Above: Matt from “Just for Pets” pet shop excited to be getting another order or worms for the store he manages.
The entrepreneurial life is the only life for me.
I was a rebel growing up. I was not interested in following the lead of anyone else. I am a trail blazer.
My “pioneer spirit” really began to take shape early in high school. I saw what most kids were doing, and I always thought to myself, “They are doing that (wearing that, saying that, acting like that) because someone started it. They are simply following what their friends are doing. Before they were doing “that” however, it wasn’t being done at all. Someone had created the trend out of thin air.” This realization told me “Someone is creating reality, who is it and could it be me?”
I began doing creative things with my wardrobe and my lifestyle. I was one of the first guys in school to grow my hair long. I wore slippers (moccasins they were later called) before anyone else. In fact, I was made fun of almost daily by everyone I knew! I didn’t care. I knew if I wanted to do it, I could, and one day others would do it too. Sure enough, a few kids here and there started wearing slippers to school, and then the surrounding school districts started to adopt the trend. If you went to school, at least in Pennsylvania, in the late 90’s early 2000’s you remember this trend.
I can’t say with complete certainty that I started the moccasin trend, but I’ll tell you this: I wore those old slippers everyday for over a year and I was picked on every day of the year. They were clearly not very cool at the time I started wearing them… They became a “must have” the following year. Everyone was wearing them.
“The entrepreneur defines reality; he is not defined by it.” –Taylor Pearson.
I approached life with the idea that if I didn’t like it, I had the power to create what I liked. Soon, creating an income became a necessity and I took that maverick mindset into my work life.
When I was in grade school, no older than twelve, my buddy and I would draw pictures per request and sell them to kids for their lunch money. We took requests in the morning and drew whenever we could, sold them on the playground or in the halls, then split the profit. He was my first business partner. We made darn good money for being young kids. Our business was profitable, the overhead was low, and we were making money every day. We were shut down one day on the playground, and at the time I was a little more of a pushover, so we were out of business.
In high school, I sold granola bars and other goodies to kids in class, always capitalizing on the ones who I knew did not eat breakfast, or those who ate lunch last in the day. They were usually the easiest sales. I sold school supplies, chewing gum, and I would sell anything I could to make some extra change. I hated selling for fund-raisers, however; there were far too many rules.
The day I turned eighteen, still in high school, I got into direct sales and had dreams of working for myself. After a few months of getting turned down, I quit. I still hadn’t come to terms with the idea that I’d have to go through struggle to get a victory.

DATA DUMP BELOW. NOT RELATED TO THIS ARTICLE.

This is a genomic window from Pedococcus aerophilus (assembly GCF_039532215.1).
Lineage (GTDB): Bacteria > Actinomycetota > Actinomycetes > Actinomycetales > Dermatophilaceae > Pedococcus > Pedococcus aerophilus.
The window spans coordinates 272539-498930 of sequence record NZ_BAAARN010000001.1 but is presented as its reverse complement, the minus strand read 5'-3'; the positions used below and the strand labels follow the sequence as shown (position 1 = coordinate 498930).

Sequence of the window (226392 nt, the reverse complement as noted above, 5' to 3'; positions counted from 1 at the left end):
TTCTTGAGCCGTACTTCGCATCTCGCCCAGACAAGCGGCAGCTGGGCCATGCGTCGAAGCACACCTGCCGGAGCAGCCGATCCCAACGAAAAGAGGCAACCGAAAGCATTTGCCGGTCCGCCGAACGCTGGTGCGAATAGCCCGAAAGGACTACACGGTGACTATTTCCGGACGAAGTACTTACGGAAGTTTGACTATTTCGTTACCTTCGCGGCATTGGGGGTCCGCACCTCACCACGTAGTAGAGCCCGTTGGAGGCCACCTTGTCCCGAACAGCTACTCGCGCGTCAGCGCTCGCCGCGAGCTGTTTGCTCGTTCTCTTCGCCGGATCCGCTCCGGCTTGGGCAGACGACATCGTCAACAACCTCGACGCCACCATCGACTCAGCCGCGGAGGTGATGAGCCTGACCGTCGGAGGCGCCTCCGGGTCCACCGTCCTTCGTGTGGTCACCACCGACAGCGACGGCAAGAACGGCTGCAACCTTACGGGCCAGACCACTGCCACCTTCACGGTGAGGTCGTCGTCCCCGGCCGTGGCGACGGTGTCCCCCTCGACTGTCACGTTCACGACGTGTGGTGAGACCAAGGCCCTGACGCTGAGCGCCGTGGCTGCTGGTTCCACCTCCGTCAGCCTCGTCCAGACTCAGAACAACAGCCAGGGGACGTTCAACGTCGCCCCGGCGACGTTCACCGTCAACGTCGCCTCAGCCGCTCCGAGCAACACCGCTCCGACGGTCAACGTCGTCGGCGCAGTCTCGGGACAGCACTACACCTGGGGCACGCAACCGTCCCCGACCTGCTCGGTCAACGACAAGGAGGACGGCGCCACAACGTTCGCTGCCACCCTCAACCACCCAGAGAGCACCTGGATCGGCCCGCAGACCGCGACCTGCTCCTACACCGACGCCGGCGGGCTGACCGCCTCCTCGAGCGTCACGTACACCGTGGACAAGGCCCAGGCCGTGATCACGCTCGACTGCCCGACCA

When it came time to graduate, I was at it again. My next venture was lawn service. I really thought this was it! It felt good to do this manly work and call it my own, and I took a lot of pride in having my own company before I was old enough to buy a beer. I drove to graduation with my truck and trailer and my “Campisi Lawn Service” shirt under my robe, and, afterwards, left to cut grass.
Although I was not sure what type of business I ultimately wanted, one thing I knew for certain was that the life of a business owner was the only way I could truly control my time and create the lifestyle I wanted. I held quite a few jobs throughout high school, and after, but I hated someone telling me when I had to work and feeling obligated to be there on their time rather than my time. I hate calling someone my boss.
As years in the “real world” went by, I fell in and out of the entrepreneurial spirit. I lost confidence as I began to listen to all of my friends and family (extended family) ( — my brothers and parents were and always are behind me 110%). They weren’t very supportive of my dreams of being free from a job and pursuing my heart’s desires. I gave up the lawn service business to my father (good move) and reluctantly settled into a few years of working a job without any other focus.
Though I struggled with confidence, the entrepreneurial spirit was in me. I could not escape the burning desire to create my own reality. I worked miserable jobs, at terrible hours. I found myself getting up when I did not want to, to go somewhere that I despised, to build my bosses dreams, not mine. I began looking into other ideas again. I thought about doing a little bit of everything, from opening up a gym to guiding fly fishing adventures. I wanted to start something from scratch and build it from the ground up. I landed in direct sales for a second time, this time working hard at it for nearly a year. Once again however, my heart was not in it, and it was something someone else had created. I wanted to create reality.